Monday, August 26, 2019

Letting No Good Deed Go Unpunished (Part II)

[“Let Inga Tell You,” La Jolla Light, published August 28, 2019] ©2019

Last week I wrote about helping my neighbors rescue a young cat that had planted itself outside their sliding glass doors and meowed piteously for two days.  They already had a cat and didn’t want another one, but compassionate pet owners that they are, they did make a bed for it on their patio that night, and gave it some dinner. The cat allowed them to pet it and clearly seemed to be asking them to take it in.  Fearing leaving it out a second night given coyote sightings in the neighborhood, they decided to bring it to the Humane Society the next afternoon.

But the cat was spooked by the sight of their cat carrier and fled into my yard, where my efforts to sneak it in to a back bedroom were met with an encounter of the worst kind with 19 pounds of angry white fluff (our bichon-poodle mix). Lily tried to eat the cat who responded by sinking its exceedingly sharp fangs into my hands seven times before I concluded, OK, I get it, you want to fend for yourself.  Lily only has three teeth but they can be used for harm.

Since there was no history on the animal and no tag or chip, the animal had to be quarantined for ten days before being evaluated for the adoption pool, especially given all the bites. I assured the Humane Society that the cat had merely been defending itself from our Cujo-wannabe dog.  

Just a few weeks ago I wrote a column about people not tagging and chipping their dogs and cats.  It would make it so easy for me and my many animal-loving neighbors to get them quickly back to their owners when they escape their homes or yards. 

One of the focuses of my column last week was my engineer husband’s calculation of my odds of infection if cat bites have a 40% risk and I had sustained seven. Ask an engineer a question and you will get a full report. Fortunately, all my bites healed with aggressive home care.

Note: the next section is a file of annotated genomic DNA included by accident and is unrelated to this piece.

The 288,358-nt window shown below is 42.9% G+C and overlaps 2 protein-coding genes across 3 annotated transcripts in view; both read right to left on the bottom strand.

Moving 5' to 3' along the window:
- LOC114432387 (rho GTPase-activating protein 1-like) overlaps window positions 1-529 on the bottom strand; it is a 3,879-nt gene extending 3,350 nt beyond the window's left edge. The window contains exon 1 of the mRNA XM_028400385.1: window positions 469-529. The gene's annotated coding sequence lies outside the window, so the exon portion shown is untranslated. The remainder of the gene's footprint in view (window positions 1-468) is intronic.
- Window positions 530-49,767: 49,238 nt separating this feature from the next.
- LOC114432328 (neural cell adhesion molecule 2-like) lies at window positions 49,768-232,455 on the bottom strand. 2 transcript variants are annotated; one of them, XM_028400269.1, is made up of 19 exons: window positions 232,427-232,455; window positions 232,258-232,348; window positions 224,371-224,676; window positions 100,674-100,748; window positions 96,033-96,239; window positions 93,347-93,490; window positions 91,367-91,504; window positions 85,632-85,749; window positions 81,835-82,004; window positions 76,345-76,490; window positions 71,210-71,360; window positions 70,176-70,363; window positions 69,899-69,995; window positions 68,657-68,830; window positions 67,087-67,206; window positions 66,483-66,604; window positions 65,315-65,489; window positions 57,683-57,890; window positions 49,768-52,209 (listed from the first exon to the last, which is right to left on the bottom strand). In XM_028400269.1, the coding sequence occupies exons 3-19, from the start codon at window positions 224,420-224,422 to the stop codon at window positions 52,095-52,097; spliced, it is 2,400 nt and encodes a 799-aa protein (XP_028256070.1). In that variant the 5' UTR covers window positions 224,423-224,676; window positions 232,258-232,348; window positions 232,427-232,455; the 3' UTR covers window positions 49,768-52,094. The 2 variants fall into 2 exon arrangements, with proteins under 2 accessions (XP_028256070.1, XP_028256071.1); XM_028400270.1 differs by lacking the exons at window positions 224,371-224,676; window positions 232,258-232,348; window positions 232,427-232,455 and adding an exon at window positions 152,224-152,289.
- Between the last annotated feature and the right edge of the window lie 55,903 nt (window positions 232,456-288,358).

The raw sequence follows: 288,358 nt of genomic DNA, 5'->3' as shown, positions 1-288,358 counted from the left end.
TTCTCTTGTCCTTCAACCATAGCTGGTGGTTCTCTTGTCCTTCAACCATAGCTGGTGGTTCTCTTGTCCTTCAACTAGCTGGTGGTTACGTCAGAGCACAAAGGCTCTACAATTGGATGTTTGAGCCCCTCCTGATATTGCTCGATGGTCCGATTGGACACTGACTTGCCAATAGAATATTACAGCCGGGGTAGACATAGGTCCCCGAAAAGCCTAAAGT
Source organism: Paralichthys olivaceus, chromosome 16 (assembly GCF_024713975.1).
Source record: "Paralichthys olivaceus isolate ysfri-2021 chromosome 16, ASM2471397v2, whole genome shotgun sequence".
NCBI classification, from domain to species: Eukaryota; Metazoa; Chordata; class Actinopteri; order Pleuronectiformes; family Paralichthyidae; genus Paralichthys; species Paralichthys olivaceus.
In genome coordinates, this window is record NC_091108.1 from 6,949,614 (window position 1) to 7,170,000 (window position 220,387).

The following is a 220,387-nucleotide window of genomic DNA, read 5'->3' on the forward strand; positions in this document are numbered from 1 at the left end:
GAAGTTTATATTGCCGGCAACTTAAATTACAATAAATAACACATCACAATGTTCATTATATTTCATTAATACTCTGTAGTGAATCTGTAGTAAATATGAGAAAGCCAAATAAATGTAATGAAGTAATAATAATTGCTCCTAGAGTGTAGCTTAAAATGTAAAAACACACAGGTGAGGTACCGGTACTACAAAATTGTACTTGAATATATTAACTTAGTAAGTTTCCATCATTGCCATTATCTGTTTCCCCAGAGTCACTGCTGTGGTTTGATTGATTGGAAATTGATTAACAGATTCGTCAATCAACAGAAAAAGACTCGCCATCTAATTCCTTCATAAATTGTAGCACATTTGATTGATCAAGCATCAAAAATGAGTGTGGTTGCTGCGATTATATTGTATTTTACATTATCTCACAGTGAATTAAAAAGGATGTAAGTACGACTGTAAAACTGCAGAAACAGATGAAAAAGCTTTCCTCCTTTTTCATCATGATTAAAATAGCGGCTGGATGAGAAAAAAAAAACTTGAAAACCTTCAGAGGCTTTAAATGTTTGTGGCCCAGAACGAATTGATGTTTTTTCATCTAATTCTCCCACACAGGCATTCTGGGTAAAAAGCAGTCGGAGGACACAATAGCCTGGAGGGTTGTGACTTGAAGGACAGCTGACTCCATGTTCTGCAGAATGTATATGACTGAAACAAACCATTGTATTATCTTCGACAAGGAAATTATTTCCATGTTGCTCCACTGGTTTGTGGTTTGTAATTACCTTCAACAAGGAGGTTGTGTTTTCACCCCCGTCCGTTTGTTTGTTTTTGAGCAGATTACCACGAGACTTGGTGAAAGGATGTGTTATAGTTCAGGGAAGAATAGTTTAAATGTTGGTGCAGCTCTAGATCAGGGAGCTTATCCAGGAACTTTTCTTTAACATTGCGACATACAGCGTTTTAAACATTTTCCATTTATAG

The Humane Society did indeed call me (I was genuinely impressed) after 10 days of cat quarantine to report that since the cat and I were both still topside, it would likely be put up for adoption.

As I was taking a walk several days later, imagine my surprise to see a newly-posted flier for a cat that I knew instantly was The Cat. I’d know those teeth anywhere.  OK, the photo didn’t show teeth but the markings and coloring were very distinctive. 

But the woman who answered the number on the flier insisted that the kitty we had rescued two weeks earlier couldn't possibly be hers because her pet sitter, who was caring for the cat during the two weeks that she and her family had just been away on vacation, had insisted their cat had only been missing "a few days."  I’m thinking the pet sitter is a lying weasel.  The cat showed up at my neighbors’ the day after this family left town. And it was hungry.

I gave her the Humane Society intake number and reiterated I was really sure from the cat's distinctive markings that this was her cat. I even texted her photos I'd taken of it.  I also mentioned that the cat had gone into the adoption pool four days earlier so they should get down there quickly since it was a young, very sweet cat. 

The next day, I got a brief text message from her that they'd gone to the Humane Society that morning and it was indeed their cat, and that her kids were thrilled. She never asked my name or gave me hers. 

Did I mention the flier had offered a reward? Not a word from her about it. I'd never take a reward for returning someone's pet or phone or wallet to them. But I would have asked that she donate the money to the Humane Society who had just spent two weeks caring for this kitty, medically and behaviorally assessing it, and keeping it under quarantine for ten days. Never mind that my neighbors devoted most of their weekend two weeks earlier to caring for the cat and driving it down to the Humane Society, not known for their speedy intakes. I texted this lady the neighbor’s names so she could thank them. She didn’t. (I never mentioned the bites to the cat’s owner since they were my fault.) 

We’re truly glad the cat is home safe, that it didn’t get eaten by a coyote or squashed by fast-moving traffic.  But seriously folks.  All it would have taken was for a tag with a phone number or a scannable chip for this to have been resolved in ten minutes. Are you listening?  Alas, don’t think so.

 How is this not their cat? 

Friday, August 16, 2019

Letting No Good Deed Go Unpunished, Part I